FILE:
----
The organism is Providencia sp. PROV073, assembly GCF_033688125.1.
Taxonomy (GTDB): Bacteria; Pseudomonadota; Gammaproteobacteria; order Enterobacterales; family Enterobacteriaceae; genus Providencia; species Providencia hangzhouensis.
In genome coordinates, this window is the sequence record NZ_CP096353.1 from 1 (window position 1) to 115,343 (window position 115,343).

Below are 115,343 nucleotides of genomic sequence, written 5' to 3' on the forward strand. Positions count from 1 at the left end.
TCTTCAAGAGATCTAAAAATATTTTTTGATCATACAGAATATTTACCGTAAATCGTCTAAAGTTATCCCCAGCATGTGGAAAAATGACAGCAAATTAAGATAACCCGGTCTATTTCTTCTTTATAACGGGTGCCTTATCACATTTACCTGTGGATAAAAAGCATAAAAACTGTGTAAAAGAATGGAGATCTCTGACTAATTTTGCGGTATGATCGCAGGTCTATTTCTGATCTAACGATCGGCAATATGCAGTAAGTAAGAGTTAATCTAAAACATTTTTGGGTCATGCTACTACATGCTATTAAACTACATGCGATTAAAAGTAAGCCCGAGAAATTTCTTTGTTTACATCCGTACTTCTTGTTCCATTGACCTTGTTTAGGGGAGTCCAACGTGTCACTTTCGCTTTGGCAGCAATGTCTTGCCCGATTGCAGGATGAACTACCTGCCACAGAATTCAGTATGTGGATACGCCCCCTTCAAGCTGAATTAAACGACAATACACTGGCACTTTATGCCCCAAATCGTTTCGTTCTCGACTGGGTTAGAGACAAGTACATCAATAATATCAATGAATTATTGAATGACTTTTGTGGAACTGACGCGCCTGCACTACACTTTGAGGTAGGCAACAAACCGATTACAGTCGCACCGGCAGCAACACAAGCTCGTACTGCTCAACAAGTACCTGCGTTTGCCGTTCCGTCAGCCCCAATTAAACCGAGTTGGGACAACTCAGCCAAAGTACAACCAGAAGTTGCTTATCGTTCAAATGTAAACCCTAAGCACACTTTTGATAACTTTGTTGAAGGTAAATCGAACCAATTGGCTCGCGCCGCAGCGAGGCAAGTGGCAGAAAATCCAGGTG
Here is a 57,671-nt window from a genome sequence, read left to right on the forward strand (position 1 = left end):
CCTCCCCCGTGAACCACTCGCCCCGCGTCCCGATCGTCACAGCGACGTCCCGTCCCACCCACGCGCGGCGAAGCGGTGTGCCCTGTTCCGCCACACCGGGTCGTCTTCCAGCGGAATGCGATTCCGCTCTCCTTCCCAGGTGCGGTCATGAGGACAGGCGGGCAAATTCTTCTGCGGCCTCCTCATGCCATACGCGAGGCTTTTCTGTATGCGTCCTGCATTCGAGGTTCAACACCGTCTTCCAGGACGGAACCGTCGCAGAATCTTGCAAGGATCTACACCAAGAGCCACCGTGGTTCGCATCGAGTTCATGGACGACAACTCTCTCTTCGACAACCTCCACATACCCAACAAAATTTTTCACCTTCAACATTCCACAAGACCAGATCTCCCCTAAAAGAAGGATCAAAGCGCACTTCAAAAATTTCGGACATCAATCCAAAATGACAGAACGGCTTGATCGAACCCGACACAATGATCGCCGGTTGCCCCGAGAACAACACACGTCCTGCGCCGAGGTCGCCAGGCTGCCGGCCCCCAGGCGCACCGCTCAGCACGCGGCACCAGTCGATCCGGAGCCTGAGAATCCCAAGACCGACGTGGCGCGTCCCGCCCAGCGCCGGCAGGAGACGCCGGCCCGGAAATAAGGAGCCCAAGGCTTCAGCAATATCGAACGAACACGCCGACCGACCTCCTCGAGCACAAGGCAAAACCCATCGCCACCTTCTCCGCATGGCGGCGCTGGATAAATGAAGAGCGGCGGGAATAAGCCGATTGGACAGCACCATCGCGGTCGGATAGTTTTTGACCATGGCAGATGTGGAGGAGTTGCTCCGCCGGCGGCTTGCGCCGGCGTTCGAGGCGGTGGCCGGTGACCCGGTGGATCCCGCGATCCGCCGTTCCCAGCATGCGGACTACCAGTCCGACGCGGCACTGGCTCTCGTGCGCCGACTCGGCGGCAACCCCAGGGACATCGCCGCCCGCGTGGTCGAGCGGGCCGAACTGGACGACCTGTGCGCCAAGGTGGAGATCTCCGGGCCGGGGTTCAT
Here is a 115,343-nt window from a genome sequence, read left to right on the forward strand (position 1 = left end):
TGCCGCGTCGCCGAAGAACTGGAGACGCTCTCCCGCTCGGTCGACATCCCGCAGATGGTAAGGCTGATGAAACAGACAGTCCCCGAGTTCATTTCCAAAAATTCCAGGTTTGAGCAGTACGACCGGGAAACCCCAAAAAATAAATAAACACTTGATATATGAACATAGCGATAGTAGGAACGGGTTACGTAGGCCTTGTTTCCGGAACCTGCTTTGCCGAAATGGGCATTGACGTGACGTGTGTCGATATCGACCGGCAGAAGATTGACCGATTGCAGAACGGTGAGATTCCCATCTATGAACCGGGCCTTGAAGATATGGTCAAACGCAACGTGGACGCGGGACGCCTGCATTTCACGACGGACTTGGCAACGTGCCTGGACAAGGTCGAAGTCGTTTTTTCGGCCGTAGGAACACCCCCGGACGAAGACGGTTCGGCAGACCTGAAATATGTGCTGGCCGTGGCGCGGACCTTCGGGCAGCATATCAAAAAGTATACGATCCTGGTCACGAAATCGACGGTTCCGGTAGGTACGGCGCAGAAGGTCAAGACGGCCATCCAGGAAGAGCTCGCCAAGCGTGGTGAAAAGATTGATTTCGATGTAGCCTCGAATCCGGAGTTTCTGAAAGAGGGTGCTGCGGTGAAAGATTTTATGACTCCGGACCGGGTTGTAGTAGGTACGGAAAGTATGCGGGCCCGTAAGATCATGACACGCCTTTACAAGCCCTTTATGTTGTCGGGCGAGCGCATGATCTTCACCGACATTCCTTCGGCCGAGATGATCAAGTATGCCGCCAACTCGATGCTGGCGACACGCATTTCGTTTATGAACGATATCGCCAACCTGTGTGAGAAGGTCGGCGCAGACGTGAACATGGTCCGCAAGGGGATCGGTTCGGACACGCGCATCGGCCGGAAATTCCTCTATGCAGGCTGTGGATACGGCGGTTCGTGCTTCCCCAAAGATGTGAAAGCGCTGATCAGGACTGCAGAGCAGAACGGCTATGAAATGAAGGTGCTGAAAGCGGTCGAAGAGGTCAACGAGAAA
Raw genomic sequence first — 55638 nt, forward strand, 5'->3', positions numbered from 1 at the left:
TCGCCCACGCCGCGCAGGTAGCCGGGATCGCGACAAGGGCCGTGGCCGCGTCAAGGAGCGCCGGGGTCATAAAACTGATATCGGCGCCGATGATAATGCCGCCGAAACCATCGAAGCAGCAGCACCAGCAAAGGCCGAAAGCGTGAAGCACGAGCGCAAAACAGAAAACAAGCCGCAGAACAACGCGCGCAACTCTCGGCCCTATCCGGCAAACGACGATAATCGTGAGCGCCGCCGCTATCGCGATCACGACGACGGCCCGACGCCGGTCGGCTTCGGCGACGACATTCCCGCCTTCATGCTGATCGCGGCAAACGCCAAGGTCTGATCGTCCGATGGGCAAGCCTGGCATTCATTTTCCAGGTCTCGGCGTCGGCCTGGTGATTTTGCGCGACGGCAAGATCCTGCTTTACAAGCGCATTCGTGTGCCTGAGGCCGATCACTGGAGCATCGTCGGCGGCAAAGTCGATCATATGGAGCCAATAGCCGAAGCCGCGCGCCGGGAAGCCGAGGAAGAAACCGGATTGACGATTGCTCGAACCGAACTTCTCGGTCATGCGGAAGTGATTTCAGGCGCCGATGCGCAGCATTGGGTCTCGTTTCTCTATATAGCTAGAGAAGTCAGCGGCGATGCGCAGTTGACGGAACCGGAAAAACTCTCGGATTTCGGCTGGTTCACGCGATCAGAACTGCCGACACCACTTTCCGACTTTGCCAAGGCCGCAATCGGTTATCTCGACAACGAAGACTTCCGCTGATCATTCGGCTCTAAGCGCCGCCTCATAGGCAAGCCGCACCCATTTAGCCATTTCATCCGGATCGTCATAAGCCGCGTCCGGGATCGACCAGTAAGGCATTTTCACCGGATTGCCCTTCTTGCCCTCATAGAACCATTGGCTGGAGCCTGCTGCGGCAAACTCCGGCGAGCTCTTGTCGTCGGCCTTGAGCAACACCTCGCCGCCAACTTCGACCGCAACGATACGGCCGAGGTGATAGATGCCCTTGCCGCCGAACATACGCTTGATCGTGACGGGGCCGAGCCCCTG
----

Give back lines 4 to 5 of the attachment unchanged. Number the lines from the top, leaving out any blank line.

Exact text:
Below are 115,343 nucleotides of genomic sequence, written 5' to 3' on the forward strand. Positions count from 1 at the left end.
TCTTCAAGAGATCTAAAAATATTTTTTGATCATACAGAATATTTACCGTAAATCGTCTAAAGTTATCCCCAGCATGTGGAAAAATGACAGCAAATTAAGATAACCCGGTCTATTTCTTCTTTATAACGGGTGCCTTATCACATTTACCTGTGGATAAAAAGCATAAAAACTGTGTAAAAGAATGGAGATCTCTGACTAATTTTGCGGTATGATCGCAGGTCTATTTCTGATCTAACGATCGGCAATATGCAGTAAGTAAGAGTTAATCTAAAACATTTTTGGGTCATGCTACTACATGCTATTAAACTACATGCGATTAAAAGTAAGCCCGAGAAATTTCTTTGTTTACATCCGTACTTCTTGTTCCATTGACCTTGTTTAGGGGAGTCCAACGTGTCACTTTCGCTTTGGCAGCAATGTCTTGCCCGATTGCAGGATGAACTACCTGCCACAGAATTCAGTATGTGGATACGCCCCCTTCAAGCTGAATTAAACGACAATACACTGGCACTTTATGCCCCAAATCGTTTCGTTCTCGACTGGGTTAGAGACAAGTACATCAATAATATCAATGAATTATTGAATGACTTTTGTGGAACTGACGCGCCTGCACTACACTTTGAGGTAGGCAACAAACCGATTACAGTCGCACCGGCAGCAACACAAGCTCGTACTGCTCAACAAGTACCTGCGTTTGCCGTTCCGTCAGCCCCAATTAAACCGAGTTGGGACAACTCAGCCAAAGTACAACCAGAAGTTGCTTATCGTTCAAATGTAAACCCTAAGCACACTTTTGATAACTTTGTTGAAGGTAAATCGAACCAATTGGCTCGCGCCGCAGCGAGGCAAGTGGCAGAAAATCCAGGTG